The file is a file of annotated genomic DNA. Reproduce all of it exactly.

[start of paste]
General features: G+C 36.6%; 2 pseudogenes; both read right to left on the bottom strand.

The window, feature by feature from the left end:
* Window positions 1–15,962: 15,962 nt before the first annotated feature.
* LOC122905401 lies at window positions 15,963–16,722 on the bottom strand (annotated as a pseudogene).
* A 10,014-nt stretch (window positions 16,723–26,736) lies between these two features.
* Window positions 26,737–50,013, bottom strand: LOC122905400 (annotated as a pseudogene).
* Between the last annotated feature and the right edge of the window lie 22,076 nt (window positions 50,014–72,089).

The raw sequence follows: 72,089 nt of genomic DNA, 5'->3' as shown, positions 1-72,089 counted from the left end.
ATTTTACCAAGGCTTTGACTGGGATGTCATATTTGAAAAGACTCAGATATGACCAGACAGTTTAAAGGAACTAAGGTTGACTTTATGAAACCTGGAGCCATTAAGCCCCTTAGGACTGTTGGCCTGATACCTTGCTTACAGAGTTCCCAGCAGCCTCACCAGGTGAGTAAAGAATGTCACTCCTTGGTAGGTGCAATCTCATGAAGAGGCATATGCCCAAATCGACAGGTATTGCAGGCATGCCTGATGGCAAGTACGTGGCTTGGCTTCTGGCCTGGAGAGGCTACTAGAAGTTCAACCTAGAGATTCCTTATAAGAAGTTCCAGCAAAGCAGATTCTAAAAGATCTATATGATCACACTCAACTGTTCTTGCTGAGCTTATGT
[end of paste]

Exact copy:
General features: G+C 36.6%; 2 pseudogenes; both read right to left on the bottom strand.

The window, feature by feature from the left end:
* Window positions 1–15,962: 15,962 nt before the first annotated feature.
* LOC122905401 lies at window positions 15,963–16,722 on the bottom strand (annotated as a pseudogene).
* A 10,014-nt stretch (window positions 16,723–26,736) lies between these two features.
* Window positions 26,737–50,013, bottom strand: LOC122905400 (annotated as a pseudogene).
* Between the last annotated feature and the right edge of the window lie 22,076 nt (window positions 50,014–72,089).

The raw sequence follows: 72,089 nt of genomic DNA, 5'->3' as shown, positions 1-72,089 counted from the left end.
ATTTTACCAAGGCTTTGACTGGGATGTCATATTTGAAAAGACTCAGATATGACCAGACAGTTTAAAGGAACTAAGGTTGACTTTATGAAACCTGGAGCCATTAAGCCCCTTAGGACTGTTGGCCTGATACCTTGCTTACAGAGTTCCCAGCAGCCTCACCAGGTGAGTAAAGAATGTCACTCCTTGGTAGGTGCAATCTCATGAAGAGGCATATGCCCAAATCGACAGGTATTGCAGGCATGCCTGATGGCAAGTACGTGGCTTGGCTTCTGGCCTGGAGAGGCTACTAGAAGTTCAACCTAGAGATTCCTTATAAGAAGTTCCAGCAAAGCAGATTCTAAAAGATCTATATGATCACACTCAACTGTTCTTGCTGAGCTTATGT